The Biden administration was still discussing evacuation plans for Afghanistan just hours before the Taliban gained control of Kabul, new documents have revealed.
Leaked notes from a White House Situation Room meeting showed that on August 14, the same day on which the US began its evacuation of international citizens and vulnerable Afghan civilians, officials were still drawing up plans for its exit strategy, and had yet to make a number of 'basic decisions' about the process.
The meeting in question was held by members of the National Security Council, and took place between 3:30pm and 4:30pm EST, at which point Taliban fighters were closing in on capturing the Afghanistan capital.
The notes, which were obtained by Axios, included several decisions taken on the evacuation process which were ordered to be implemented 'immediately,' including informing locally employed workers that they should 'register their interest in relocation to the United States and begin to prepare immediately for departure.'
According to the 'summary of conclusions' document, officials were also still working out plans for which countries evacuees should be taken to as transit stops.
President Biden has been heavily criticised for the Afghanistan withdrawal mission, with officials accused of being unprepared for the speed at which the Taliban were able to take back control of the country, underestimating the ability of government-backed forces to hold them off.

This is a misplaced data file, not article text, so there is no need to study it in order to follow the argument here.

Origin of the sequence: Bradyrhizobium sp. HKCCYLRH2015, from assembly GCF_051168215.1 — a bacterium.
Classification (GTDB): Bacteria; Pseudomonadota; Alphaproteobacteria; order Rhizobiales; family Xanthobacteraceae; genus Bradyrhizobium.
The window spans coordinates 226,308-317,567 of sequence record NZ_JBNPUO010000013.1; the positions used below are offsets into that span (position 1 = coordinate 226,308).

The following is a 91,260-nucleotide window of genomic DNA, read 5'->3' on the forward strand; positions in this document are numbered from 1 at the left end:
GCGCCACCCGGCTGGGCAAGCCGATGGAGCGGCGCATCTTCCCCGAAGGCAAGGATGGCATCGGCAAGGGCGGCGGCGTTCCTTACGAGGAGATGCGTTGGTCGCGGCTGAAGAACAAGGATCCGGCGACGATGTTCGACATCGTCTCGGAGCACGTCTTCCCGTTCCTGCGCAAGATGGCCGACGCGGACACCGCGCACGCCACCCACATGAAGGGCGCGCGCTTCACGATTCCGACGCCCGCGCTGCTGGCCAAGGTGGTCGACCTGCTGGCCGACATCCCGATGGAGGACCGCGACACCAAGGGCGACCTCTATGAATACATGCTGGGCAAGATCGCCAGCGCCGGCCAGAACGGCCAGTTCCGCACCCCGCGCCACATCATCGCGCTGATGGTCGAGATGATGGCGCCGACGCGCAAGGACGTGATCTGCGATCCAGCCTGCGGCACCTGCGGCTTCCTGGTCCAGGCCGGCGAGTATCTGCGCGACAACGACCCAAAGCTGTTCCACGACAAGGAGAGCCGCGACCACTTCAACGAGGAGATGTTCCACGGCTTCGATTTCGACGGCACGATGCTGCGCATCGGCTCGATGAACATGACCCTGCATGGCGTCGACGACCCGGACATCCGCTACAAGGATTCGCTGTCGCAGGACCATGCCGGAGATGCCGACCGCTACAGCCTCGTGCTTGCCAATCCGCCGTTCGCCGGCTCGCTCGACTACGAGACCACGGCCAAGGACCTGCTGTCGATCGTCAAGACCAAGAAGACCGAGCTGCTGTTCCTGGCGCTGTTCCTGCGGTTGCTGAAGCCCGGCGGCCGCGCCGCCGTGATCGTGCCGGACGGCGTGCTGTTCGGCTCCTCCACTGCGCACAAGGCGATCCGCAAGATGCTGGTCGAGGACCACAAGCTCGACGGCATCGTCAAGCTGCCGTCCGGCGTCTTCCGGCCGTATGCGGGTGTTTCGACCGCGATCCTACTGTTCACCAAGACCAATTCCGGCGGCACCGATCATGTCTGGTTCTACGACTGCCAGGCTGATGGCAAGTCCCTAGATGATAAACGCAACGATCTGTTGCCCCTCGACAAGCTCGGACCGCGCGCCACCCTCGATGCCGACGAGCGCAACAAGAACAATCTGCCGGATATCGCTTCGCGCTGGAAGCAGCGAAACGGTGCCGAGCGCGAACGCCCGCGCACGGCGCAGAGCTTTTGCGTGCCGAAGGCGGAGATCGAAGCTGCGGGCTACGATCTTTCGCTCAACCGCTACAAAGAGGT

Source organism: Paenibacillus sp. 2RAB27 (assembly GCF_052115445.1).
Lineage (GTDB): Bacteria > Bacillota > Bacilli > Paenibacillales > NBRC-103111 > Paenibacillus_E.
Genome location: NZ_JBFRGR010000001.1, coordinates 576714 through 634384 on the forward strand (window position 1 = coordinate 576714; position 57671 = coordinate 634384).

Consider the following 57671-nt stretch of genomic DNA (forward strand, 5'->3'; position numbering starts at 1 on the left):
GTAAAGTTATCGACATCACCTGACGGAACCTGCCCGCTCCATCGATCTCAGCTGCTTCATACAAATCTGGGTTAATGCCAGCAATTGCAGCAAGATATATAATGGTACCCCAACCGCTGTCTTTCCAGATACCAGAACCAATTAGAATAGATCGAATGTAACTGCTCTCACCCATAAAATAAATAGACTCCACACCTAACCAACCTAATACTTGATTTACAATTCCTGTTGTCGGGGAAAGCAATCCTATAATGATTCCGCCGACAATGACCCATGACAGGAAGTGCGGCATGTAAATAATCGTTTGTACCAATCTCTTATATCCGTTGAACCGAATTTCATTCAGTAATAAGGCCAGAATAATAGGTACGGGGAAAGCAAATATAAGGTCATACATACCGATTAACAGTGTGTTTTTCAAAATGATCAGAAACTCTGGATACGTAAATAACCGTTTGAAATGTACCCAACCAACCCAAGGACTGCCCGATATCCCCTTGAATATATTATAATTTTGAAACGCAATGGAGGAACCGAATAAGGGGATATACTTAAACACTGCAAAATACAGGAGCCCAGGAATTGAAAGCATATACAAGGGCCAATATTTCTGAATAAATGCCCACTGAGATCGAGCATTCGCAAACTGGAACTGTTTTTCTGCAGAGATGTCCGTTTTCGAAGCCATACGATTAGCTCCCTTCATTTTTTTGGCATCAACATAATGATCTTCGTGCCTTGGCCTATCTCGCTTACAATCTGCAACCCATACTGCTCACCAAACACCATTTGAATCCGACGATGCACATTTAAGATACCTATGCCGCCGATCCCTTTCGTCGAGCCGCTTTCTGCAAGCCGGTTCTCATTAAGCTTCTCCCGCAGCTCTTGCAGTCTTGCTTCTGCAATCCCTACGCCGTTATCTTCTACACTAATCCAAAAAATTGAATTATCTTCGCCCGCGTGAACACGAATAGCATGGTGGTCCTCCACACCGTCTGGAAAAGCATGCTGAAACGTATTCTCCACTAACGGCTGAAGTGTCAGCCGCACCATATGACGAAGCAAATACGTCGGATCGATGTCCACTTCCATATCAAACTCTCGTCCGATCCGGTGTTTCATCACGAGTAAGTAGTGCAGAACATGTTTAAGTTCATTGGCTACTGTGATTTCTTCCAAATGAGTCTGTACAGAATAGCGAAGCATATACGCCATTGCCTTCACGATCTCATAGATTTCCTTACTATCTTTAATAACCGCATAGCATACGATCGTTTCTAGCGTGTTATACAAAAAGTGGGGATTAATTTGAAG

Following a two week evacuation process the US officially withdrew the last of its troops from the country, with 120,000 people evacuated by an international coalition by August 31.
Biden had previously pledged to complete the United States' withdrawal from Afghanistan by September 11. The chaotic scenes out of Afghanistan caused the president's approval ratings to plummet, and he has struggled to recover in the months since.
In a statement to Axios, National Security Council representative Emily Horne said, 'While we're not going to comment on leaked internal documents, cherry-picked notes from one meeting do not reflect the months of work that were already underway.
'Earlier that summer, we launched Operation Allies Refuge and had worked with Congress to pass legislation that gave us greater flexibility to quickly relocate Afghan partners. It was because of this type of planning and other efforts that we were able to facilitate the evacuation of more than 120,000 Americans, legal permanent residents, vulnerable Afghans and other partners.'
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